NEW ENGLAND AILA MEMBERS JOINED COMMUNITY AND GOVERNMENT IN HELPING NEWCOMERS
Each interior community experiencing the impact of both regional migration shifts and state bussing initiatives has responded differently. In Massachusetts, which has a right to shelter law, Governor Maura Healey declared a state of emergency as the Commonwealth’s shelter system was nearing capacity. However, rather than turn these people away, the Commonwealth of Massachusetts pivoted to implement work permit clinics to speed up access to work authorization – and in turn ensure these migrants are quickly integrated into our community.
From November 13, 2023 to December 1, 2023, the AILA New England chapter partnered with the Mabel Center for Immigrant Justice, the Governor’s Office for Refugees & Immigrants, the Massachusetts Immigrant & Refugee Advocacy Coalition (MIRA), the Boston Bar Association, and other government agencies to run a nine-day long clinic to help these newly arriving migrants residing in shelters apply for work authorization. With United States Citizenship & Immigration Services (USCIS) on site to offer biometrics, receipt notices, and a simplified fee waiver process, the immigrants who passed through this clinic are expected to receive work authorization just weeks after applying, not months.
These clinics serve as a reminder of the welcoming spirit of New England, but also the United States. Over the course of the clinic, approximately 1,200 work permit applications were filed with biometrics completed on-site, and roughly an additional 800 biometrics were completed for those who had previously applied, but not yet completed the biometrics stage. This means roughly 2,000 immigrants residing in shelters will soon have employment authorization. While recognizing the long and arduous road ahead for these immigrants, the speedy issuance of these work authorizations is a critical step along the way.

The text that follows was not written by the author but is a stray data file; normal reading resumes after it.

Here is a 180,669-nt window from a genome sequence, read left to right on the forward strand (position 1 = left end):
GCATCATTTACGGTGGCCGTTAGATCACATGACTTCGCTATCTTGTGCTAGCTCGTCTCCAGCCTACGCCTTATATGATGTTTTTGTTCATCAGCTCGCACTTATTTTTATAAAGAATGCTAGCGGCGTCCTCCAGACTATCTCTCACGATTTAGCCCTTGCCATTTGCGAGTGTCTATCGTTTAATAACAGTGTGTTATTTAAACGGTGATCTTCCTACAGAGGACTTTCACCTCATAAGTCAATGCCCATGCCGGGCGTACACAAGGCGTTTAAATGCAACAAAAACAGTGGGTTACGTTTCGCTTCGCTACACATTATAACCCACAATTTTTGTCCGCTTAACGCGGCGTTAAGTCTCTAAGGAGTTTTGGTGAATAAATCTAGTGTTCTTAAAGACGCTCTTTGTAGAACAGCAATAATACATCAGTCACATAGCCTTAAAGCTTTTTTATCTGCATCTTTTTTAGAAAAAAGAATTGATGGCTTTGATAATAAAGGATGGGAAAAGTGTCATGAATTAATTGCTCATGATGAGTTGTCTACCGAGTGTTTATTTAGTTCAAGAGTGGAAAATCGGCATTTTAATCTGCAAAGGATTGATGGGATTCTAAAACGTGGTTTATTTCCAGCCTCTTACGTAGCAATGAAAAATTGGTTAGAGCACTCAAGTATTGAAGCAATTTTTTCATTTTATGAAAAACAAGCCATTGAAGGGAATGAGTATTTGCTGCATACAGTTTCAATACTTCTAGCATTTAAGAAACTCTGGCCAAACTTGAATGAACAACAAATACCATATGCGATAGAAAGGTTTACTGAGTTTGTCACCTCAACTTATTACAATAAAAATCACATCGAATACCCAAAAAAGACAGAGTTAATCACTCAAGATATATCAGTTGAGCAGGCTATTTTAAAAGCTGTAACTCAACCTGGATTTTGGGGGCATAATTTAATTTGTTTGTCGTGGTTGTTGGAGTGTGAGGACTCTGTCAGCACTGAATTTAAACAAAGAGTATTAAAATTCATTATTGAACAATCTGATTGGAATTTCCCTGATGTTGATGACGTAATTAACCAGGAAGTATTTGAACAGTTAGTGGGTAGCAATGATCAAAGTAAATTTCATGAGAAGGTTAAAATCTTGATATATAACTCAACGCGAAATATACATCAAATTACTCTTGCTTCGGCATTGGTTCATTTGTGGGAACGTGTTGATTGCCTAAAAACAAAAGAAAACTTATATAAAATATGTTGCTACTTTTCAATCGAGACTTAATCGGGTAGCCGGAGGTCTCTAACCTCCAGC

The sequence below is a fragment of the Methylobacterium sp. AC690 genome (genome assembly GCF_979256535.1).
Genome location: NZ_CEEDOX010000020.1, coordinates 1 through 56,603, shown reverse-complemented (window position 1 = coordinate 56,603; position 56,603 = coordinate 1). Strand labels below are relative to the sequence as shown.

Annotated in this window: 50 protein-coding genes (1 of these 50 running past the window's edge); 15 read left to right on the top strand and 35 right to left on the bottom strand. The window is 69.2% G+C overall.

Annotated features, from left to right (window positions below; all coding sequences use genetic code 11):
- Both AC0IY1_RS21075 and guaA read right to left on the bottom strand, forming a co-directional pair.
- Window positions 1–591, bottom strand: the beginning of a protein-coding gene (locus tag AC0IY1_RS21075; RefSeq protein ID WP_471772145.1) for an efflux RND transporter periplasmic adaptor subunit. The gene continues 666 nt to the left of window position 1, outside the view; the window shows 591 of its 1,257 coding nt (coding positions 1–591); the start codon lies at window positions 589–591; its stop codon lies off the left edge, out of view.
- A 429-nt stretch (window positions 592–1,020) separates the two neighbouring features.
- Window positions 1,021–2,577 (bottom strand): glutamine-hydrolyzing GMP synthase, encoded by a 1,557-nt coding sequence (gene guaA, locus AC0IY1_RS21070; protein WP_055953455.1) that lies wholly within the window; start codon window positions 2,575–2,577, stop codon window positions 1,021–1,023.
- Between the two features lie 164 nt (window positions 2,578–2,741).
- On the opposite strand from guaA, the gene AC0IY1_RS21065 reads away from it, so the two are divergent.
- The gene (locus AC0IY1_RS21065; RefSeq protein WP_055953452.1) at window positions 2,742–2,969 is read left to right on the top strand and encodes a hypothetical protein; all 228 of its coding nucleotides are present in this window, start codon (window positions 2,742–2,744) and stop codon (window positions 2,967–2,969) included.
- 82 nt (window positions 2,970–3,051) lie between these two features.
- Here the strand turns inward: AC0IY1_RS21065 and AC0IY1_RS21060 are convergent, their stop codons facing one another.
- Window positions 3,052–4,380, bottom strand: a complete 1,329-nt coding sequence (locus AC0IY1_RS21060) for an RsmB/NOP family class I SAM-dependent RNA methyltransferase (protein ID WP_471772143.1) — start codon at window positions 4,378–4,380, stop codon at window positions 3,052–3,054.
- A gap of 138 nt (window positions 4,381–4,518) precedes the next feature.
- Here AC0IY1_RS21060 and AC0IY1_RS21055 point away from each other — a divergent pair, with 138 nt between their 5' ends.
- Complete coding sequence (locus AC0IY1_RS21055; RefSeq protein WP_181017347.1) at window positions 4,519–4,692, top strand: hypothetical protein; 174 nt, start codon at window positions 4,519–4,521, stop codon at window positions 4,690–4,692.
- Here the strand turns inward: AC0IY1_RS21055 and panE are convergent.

My key takeaway as an attorney serving the EAD clinic was the realization that these families with young children had trekked through perilous conditions with no real knowledge or guarantee of what awaited them at the end of their journey. I am also heartened by the equally obvious (but easy to forget) fact that USCIS employees saw our common humanity in those moments as well. We all entered these fields because we were interested in helping people who did not have the blind fortune to be born in the U.S.
The success of these clinics would not have been possible without the close collaboration between federal and state offices. It is easy to lament the problems of the current immigration system. However, witnessing this new collaboration shows the potential of our immigration system when federal agencies, state offices, and local partners collaborate and communicate effectively. In my five days at the clinic, I witnessed these USCIS officers work 12- hour shifts alongside the rest of the hundreds of volunteers, and go above and beyond in the name of efficiently processing these applications, demonstrating commitment to the agency’s mission to “uphold America’s promise as a nation of welcome and possibility with fairness, integrity, and respect for all we serve.”
This clinic embodied Governor Healy’s statement that the migrants are “here because Massachusetts has and will always be a beacon of hope, compassion, humanity and opportunity.” The clinic in Massachusetts was only the second such clinic with USCIS on site, and this model continues to spread across the country. AILA New England is grateful to the AILA New York Chapter for sharing their operating procedures and lessons learned from their fall clinic. These clinics are an unprecedented effort by USCIS and highlight what can happen when state and federal agencies work together to address immigration issues in a cooperative, common sense, humane manner. We welcome further collaborations with USCIS to address challenges in our immigration system.